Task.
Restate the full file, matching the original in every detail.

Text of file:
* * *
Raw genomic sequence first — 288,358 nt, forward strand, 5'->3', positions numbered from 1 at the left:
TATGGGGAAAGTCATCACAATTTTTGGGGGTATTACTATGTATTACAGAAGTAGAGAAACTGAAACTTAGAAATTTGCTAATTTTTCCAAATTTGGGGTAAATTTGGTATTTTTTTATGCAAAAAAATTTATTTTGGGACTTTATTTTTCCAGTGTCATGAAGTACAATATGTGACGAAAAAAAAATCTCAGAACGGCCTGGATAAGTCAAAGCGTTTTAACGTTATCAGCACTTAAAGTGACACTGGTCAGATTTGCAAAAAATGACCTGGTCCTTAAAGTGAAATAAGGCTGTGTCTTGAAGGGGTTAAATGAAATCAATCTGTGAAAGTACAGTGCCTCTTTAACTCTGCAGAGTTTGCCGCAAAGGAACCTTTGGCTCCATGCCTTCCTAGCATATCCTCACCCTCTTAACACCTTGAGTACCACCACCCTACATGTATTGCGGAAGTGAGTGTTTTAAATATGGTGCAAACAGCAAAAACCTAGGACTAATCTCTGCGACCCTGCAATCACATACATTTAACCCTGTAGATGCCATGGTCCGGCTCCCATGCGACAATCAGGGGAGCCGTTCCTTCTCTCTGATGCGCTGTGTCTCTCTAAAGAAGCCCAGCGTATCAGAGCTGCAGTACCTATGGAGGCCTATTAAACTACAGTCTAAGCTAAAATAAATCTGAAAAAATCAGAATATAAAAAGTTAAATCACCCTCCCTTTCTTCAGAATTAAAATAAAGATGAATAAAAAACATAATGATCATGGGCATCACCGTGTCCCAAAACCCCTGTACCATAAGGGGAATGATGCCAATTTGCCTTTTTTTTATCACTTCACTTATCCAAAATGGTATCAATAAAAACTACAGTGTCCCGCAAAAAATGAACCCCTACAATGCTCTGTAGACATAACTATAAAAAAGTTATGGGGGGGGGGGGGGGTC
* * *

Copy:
Raw genomic sequence first — 288,358 nt, forward strand, 5'->3', positions numbered from 1 at the left:
TATGGGGAAAGTCATCACAATTTTTGGGGGTATTACTATGTATTACAGAAGTAGAGAAACTGAAACTTAGAAATTTGCTAATTTTTCCAAATTTGGGGTAAATTTGGTATTTTTTTATGCAAAAAAATTTATTTTGGGACTTTATTTTTCCAGTGTCATGAAGTACAATATGTGACGAAAAAAAAATCTCAGAACGGCCTGGATAAGTCAAAGCGTTTTAACGTTATCAGCACTTAAAGTGACACTGGTCAGATTTGCAAAAAATGACCTGGTCCTTAAAGTGAAATAAGGCTGTGTCTTGAAGGGGTTAAATGAAATCAATCTGTGAAAGTACAGTGCCTCTTTAACTCTGCAGAGTTTGCCGCAAAGGAACCTTTGGCTCCATGCCTTCCTAGCATATCCTCACCCTCTTAACACCTTGAGTACCACCACCCTACATGTATTGCGGAAGTGAGTGTTTTAAATATGGTGCAAACAGCAAAAACCTAGGACTAATCTCTGCGACCCTGCAATCACATACATTTAACCCTGTAGATGCCATGGTCCGGCTCCCATGCGACAATCAGGGGAGCCGTTCCTTCTCTCTGATGCGCTGTGTCTCTCTAAAGAAGCCCAGCGTATCAGAGCTGCAGTACCTATGGAGGCCTATTAAACTACAGTCTAAGCTAAAATAAATCTGAAAAAATCAGAATATAAAAAGTTAAATCACCCTCCCTTTCTTCAGAATTAAAATAAAGATGAATAAAAAACATAATGATCATGGGCATCACCGTGTCCCAAAACCCCTGTACCATAAGGGGAATGATGCCAATTTGCCTTTTTTTTATCACTTCACTTATCCAAAATGGTATCAATAAAAACTACAGTGTCCCGCAAAAAATGAACCCCTACAATGCTCTGTAGACATAACTATAAAAAAGTTATGGGGGGGGGGGGGGGTC